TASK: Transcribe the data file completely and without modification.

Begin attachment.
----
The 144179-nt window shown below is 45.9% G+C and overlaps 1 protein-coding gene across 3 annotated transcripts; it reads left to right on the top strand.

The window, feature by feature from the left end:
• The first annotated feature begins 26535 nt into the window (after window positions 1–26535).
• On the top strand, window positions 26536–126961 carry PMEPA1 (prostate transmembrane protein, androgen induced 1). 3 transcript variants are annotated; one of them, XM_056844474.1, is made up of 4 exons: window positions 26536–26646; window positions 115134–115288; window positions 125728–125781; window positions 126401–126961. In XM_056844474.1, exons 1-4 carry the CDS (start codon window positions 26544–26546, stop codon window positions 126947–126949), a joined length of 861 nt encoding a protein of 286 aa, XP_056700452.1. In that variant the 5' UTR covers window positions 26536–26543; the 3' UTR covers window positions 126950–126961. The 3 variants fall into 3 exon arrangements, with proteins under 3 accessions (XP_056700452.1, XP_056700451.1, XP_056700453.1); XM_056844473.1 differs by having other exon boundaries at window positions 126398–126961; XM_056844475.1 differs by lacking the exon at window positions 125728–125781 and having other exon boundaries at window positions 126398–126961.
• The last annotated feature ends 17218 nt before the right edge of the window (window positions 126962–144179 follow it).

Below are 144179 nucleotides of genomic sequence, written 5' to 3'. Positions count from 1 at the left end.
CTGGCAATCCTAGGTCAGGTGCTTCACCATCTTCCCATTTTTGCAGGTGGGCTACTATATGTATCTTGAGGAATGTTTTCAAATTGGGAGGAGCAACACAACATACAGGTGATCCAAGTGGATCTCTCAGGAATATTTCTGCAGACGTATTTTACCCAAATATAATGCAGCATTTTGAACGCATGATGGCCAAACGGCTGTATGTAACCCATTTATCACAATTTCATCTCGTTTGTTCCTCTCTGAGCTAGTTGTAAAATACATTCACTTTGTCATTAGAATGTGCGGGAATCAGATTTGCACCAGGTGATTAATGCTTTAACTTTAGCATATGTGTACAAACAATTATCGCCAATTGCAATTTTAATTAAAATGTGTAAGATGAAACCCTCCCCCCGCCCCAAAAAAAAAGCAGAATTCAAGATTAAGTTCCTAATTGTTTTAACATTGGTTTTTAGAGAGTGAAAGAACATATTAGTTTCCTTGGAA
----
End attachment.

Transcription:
The 144179-nt window shown below is 45.9% G+C and overlaps 1 protein-coding gene across 3 annotated transcripts; it reads left to right on the top strand.

The window, feature by feature from the left end:
• The first annotated feature begins 26535 nt into the window (after window positions 1–26535).
• On the top strand, window positions 26536–126961 carry PMEPA1 (prostate transmembrane protein, androgen induced 1). 3 transcript variants are annotated; one of them, XM_056844474.1, is made up of 4 exons: window positions 26536–26646; window positions 115134–115288; window positions 125728–125781; window positions 126401–126961. In XM_056844474.1, exons 1-4 carry the CDS (start codon window positions 26544–26546, stop codon window positions 126947–126949), a joined length of 861 nt encoding a protein of 286 aa, XP_056700452.1. In that variant the 5' UTR covers window positions 26536–26543; the 3' UTR covers window positions 126950–126961. The 3 variants fall into 3 exon arrangements, with proteins under 3 accessions (XP_056700452.1, XP_056700451.1, XP_056700453.1); XM_056844473.1 differs by having other exon boundaries at window positions 126398–126961; XM_056844475.1 differs by lacking the exon at window positions 125728–125781 and having other exon boundaries at window positions 126398–126961.
• The last annotated feature ends 17218 nt before the right edge of the window (window positions 126962–144179 follow it).

Below are 144179 nucleotides of genomic sequence, written 5' to 3'. Positions count from 1 at the left end.
CTGGCAATCCTAGGTCAGGTGCTTCACCATCTTCCCATTTTTGCAGGTGGGCTACTATATGTATCTTGAGGAATGTTTTCAAATTGGGAGGAGCAACACAACATACAGGTGATCCAAGTGGATCTCTCAGGAATATTTCTGCAGACGTATTTTACCCAAATATAATGCAGCATTTTGAACGCATGATGGCCAAACGGCTGTATGTAACCCATTTATCACAATTTCATCTCGTTTGTTCCTCTCTGAGCTAGTTGTAAAATACATTCACTTTGTCATTAGAATGTGCGGGAATCAGATTTGCACCAGGTGATTAATGCTTTAACTTTAGCATATGTGTACAAACAATTATCGCCAATTGCAATTTTAATTAAAATGTGTAAGATGAAACCCTCCCCCCGCCCCAAAAAAAAAGCAGAATTCAAGATTAAGTTCCTAATTGTTTTAACATTGGTTTTTAGAGAGTGAAAGAACATATTAGTTTCCTTGGAA